Text message confirms driver in fatal rollover
August 21, 2008
SNOWMASS VILLAGE ” Saying the victim was behind the wheel, Snowmass Village police have closed the investigation into the rollover accident on Owl Creek Road that killed Hector Quezada, 33, of Snowmass Village.
Following the Aug. 10 accident in which the Isuzu Trooper belonging to Brandon Howard, 26, of Snowmass, flipped after crossing Sinclair Divide, investigators were uncertain which of four men in the vehicle at the time was driving.
Quezada was killed upon impact. Howard and another man were taken to Aspen Valley Hospital with minor injuries, while another passenger was uninjured and left the scene.
But based on witness testimony and a recently discovered text message, there is definitive proof that Quezada was driving, said Snowmass police Sgt. Brian Olson.
“We finished up our interviews with a couple of individuals who witnessed the vehicle, including one couple who was almost involved in the accident,” he said.
The couple testified that the Trooper almost ran into them, and the driver gave a clear description of Quezada as the man behind the wheel, Olson said. Drugs and alcohol contributed to the accident.
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The four men, who had been golfing at the Aspen Golf Club before the accident, had tried to arrange a ride with friends, but were unable to set anything up, Olson said.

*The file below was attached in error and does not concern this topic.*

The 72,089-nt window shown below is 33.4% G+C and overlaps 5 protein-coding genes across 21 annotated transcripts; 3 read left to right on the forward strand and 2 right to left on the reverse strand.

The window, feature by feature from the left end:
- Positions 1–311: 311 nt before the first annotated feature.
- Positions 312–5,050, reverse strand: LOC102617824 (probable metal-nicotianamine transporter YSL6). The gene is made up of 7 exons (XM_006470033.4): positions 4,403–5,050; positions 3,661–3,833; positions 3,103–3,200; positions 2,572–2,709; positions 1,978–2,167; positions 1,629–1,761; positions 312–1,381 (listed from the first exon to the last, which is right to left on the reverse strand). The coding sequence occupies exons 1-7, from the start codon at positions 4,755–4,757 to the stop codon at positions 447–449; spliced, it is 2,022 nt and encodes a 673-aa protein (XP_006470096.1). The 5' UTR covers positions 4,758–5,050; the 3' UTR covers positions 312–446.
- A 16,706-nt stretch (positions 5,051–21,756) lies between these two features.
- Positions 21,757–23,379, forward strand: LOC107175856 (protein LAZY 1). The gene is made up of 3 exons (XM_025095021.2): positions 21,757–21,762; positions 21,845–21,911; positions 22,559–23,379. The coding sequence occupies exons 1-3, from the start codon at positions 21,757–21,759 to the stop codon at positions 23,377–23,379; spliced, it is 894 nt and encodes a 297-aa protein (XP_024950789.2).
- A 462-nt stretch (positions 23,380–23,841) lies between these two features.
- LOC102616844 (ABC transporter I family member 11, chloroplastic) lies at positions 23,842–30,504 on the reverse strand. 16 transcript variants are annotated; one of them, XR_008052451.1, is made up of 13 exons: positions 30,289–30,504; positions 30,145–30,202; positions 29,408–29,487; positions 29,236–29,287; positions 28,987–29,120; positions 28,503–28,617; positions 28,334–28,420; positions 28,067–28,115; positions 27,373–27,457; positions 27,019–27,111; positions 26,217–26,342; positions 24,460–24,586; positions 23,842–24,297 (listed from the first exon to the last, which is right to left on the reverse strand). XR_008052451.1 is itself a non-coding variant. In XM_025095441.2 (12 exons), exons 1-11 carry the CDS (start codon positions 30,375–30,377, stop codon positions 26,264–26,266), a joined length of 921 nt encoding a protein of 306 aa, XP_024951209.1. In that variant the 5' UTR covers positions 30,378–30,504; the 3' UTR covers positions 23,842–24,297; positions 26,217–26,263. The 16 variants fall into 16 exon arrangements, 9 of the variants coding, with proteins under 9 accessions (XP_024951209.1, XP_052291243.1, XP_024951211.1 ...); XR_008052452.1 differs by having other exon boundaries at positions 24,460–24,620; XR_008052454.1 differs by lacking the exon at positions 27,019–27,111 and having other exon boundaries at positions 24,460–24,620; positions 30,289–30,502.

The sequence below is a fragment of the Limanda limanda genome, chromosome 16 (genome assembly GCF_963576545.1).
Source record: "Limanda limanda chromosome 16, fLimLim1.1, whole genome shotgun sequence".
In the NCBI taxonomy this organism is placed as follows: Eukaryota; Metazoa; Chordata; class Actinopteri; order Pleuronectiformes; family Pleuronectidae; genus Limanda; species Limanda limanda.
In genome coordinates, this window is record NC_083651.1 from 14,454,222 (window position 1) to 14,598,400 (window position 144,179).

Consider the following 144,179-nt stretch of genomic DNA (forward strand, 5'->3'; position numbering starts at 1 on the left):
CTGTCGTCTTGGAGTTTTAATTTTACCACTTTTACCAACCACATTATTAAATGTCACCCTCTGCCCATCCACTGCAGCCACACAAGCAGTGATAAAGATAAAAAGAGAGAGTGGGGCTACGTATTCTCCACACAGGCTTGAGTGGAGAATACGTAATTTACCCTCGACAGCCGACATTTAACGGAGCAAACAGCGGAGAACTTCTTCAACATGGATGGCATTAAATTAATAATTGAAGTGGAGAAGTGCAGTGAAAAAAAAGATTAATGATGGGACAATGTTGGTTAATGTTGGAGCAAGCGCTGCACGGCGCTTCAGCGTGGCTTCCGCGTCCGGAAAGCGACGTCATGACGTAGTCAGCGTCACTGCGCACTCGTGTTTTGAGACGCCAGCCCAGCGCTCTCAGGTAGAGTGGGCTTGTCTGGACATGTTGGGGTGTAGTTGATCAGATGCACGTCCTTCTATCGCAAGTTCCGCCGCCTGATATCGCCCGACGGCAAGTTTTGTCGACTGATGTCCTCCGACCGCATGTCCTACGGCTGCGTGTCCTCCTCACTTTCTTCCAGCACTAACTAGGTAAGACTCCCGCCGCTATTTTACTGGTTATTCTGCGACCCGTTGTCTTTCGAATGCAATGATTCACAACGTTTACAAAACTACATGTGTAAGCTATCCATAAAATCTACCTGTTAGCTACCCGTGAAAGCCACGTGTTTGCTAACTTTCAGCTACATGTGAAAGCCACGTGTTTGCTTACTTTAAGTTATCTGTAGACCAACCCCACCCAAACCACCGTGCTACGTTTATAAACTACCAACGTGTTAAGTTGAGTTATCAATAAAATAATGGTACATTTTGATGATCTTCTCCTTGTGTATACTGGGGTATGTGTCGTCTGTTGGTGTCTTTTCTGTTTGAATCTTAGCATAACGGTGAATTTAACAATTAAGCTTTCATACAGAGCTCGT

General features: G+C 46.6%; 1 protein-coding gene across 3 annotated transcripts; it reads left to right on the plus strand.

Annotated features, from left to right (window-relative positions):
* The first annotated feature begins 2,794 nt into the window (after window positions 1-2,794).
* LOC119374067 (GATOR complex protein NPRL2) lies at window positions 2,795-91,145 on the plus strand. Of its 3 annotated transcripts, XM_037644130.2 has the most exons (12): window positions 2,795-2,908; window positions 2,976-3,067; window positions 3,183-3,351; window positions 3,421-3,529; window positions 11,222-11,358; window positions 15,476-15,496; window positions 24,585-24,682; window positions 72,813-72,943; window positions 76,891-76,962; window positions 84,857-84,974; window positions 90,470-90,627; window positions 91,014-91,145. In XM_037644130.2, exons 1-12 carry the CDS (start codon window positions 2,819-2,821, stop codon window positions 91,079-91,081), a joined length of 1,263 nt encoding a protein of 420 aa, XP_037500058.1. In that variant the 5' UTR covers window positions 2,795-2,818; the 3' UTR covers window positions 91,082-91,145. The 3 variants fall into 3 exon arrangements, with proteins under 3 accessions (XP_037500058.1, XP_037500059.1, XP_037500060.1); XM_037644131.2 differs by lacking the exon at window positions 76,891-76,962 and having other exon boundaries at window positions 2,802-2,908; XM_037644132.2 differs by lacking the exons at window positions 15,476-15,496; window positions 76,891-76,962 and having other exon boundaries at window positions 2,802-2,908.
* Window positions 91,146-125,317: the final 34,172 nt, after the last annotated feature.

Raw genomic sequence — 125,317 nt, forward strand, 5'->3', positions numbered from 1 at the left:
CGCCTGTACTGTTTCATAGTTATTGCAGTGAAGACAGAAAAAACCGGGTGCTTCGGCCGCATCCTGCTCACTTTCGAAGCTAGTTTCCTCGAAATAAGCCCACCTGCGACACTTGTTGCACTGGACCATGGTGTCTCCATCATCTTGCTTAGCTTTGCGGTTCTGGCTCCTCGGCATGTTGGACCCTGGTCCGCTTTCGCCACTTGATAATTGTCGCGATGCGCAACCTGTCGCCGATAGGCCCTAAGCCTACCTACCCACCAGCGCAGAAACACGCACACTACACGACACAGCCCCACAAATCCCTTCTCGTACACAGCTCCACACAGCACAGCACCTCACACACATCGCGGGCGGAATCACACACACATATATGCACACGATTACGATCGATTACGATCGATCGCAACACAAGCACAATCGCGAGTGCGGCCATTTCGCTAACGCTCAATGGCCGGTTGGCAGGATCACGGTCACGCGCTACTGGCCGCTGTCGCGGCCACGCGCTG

Moments after leaving the club for Snowmass Village, one of the men sent a text message to another friend saying they were “on their way” and that the victim was driving. The text message was received at 7:20 p.m., just a few minutes before the accident.
“With that knowledge, on top of talking with the witnesses, we’re absolutely certain that Hector was the driver,” Olson said.
Police had planned to send more physical evidence from the scene ” including the steering wheel and gearshift ” to the state investigators, but scrapped the plan after the new evidence and more witness interviews.
Olson said Tuesday the case was closed.
There was some question about why the unhurt passenger left the scene shortly after the accident, however.
Though there is a state statute requiring passengers to stand by at any accident scene, police are not pursuing any charges, Olson said.
“He was literally distraught and freaked and didn’t know what to do,” Olson said of the passenger. “It was just his way of coping.”
The three other men in the vehicle were cooperative, and there was no evidence of conspiracy or cover-up.
Quezada family members visited the site of the accident recently, and Snowmass officers explained details of the incident to give family members a “good understanding” of what happened.
The victim’s family left a cross to honor him, and Olson hopes it will help raise awareness about driving safety.